While they are beetles, many people refer to rove beetles as kiến (ant), which makes sense given how many members of the genus resemble the unrelated insects. Rove beetles evolved hundreds of millions of years ago, and some species took to sneaking into ant or termite colonies to eat. But why break in, if you can be invited in? If you can camouflage as a member of the army, you get all the easy food and safety you need. Thus, over millennia, their bodies evolved to more closely resemble ants, and they even developed the ability to emit the same aromas. 

In Vietnam, apartment buildings, neighborhoods and even entire cities occasionally experience an outbreak of rove beetles. Pesticide use and deforestation have pushed the insects from their normal woody homes into residential areas, particularly during the rainy season. Drawn to light, they end up in houses, where they are inadvertently squished. During such infestations, thousands of people end up seeking medical treatment for the chemical burns. Even if you haven’t experienced it, you have no doubt heard enough about it to dread finding one of the bugs in your home. 

And yet, there is a lot to love about the rove beetle. As with all animals that humans consider “evil” or “villainous,” rove beetles are simply acting according to their nature, as constructed through the merciless machinations of ecological checks and balances. And the toxins they contain have nothing to do with humans, but are the result of millions of years of natural selection before we even existed to repel the spiders that preyed upon them.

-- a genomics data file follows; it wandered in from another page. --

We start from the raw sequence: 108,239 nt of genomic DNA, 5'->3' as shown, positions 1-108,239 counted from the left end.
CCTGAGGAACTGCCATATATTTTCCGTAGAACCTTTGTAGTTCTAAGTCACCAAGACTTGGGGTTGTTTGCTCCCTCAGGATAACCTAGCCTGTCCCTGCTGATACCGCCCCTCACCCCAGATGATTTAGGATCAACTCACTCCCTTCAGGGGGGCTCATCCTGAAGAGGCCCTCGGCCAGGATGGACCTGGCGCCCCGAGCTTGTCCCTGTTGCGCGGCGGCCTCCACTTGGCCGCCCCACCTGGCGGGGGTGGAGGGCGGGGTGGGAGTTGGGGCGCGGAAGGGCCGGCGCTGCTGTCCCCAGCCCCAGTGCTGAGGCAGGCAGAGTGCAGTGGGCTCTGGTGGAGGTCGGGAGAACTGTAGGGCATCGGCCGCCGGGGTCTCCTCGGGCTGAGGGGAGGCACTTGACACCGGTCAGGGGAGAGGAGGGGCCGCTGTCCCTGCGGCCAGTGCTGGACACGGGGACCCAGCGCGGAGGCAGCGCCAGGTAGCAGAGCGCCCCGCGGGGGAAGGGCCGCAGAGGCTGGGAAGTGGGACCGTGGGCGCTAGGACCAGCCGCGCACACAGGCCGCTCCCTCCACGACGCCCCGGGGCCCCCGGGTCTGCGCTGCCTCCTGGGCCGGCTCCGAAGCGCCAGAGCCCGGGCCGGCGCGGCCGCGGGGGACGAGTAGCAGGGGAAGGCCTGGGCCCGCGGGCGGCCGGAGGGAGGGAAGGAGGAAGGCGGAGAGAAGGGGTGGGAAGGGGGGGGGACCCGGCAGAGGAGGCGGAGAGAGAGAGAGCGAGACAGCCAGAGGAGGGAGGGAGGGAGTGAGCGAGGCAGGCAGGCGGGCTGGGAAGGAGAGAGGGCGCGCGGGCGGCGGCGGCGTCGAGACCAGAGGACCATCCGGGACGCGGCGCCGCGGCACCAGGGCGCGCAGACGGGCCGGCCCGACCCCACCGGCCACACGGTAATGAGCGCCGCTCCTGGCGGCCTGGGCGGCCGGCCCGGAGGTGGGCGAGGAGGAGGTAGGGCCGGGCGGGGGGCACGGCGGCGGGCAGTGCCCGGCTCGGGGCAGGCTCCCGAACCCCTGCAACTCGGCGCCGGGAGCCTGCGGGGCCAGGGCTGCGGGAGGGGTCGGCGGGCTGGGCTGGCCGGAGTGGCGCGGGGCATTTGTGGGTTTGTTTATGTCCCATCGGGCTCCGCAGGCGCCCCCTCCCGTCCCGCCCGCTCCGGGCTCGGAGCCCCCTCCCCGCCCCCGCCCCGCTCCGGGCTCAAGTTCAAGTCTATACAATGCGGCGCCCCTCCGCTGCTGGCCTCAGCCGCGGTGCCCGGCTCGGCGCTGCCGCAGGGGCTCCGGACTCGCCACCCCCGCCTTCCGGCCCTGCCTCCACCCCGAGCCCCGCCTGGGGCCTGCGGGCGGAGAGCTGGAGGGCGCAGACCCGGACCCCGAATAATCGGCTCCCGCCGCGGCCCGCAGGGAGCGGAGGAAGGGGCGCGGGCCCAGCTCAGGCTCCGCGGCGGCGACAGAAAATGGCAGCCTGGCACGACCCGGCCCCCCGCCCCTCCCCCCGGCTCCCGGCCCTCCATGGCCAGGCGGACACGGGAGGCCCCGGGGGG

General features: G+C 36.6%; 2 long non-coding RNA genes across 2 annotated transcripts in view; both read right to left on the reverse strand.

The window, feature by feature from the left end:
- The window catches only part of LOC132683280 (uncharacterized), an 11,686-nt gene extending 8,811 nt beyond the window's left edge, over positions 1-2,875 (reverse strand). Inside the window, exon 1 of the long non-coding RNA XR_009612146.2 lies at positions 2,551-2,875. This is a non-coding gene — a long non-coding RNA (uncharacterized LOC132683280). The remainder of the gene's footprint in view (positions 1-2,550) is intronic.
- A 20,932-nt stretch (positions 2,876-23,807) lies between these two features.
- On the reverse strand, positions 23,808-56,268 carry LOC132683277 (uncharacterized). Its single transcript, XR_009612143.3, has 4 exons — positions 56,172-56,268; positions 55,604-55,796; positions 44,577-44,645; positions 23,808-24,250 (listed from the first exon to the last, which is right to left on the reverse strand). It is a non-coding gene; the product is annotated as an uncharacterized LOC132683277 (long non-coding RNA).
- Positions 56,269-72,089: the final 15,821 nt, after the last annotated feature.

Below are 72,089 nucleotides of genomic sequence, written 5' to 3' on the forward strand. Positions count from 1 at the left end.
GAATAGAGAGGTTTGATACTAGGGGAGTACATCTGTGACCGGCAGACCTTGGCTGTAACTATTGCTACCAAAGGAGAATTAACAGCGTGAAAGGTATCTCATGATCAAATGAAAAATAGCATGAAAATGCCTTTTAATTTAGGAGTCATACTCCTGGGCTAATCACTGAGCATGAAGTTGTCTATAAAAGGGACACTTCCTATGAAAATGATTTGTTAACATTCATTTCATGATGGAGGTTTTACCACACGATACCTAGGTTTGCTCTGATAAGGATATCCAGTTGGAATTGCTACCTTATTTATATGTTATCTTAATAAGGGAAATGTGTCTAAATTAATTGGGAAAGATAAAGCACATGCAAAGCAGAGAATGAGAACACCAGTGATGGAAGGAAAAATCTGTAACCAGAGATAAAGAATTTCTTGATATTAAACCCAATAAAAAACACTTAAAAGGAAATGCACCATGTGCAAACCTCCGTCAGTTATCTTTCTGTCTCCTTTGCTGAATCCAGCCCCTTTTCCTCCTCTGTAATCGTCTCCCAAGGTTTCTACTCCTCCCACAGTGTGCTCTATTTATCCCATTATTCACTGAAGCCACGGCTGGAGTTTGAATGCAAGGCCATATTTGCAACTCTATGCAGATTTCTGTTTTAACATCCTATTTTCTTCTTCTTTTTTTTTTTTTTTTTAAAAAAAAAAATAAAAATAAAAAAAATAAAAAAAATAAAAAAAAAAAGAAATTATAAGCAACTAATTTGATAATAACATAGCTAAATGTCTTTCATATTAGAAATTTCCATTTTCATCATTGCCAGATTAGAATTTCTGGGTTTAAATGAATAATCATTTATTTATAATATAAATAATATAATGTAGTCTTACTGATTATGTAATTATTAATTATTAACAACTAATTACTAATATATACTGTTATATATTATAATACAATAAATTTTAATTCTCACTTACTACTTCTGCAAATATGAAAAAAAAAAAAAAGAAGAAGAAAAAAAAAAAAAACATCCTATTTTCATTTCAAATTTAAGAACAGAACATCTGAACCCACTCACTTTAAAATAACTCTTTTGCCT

Ironically, they probably help us more than they hurt us, because they are critical in pest control, as their main diet is smaller insects that typically threaten crops, as well as mosquitos and other household nuisances. It is only when we started spraying fields with pesticides and chopping down forests that they were forced to migrate to urban environments. Truly, rove beetles serve as an early warning of greater problems to come if we do not rectify our relationship with nature.

Rove beetles serve as an early warning of greater problems to come if we do not rectify our relationship with nature.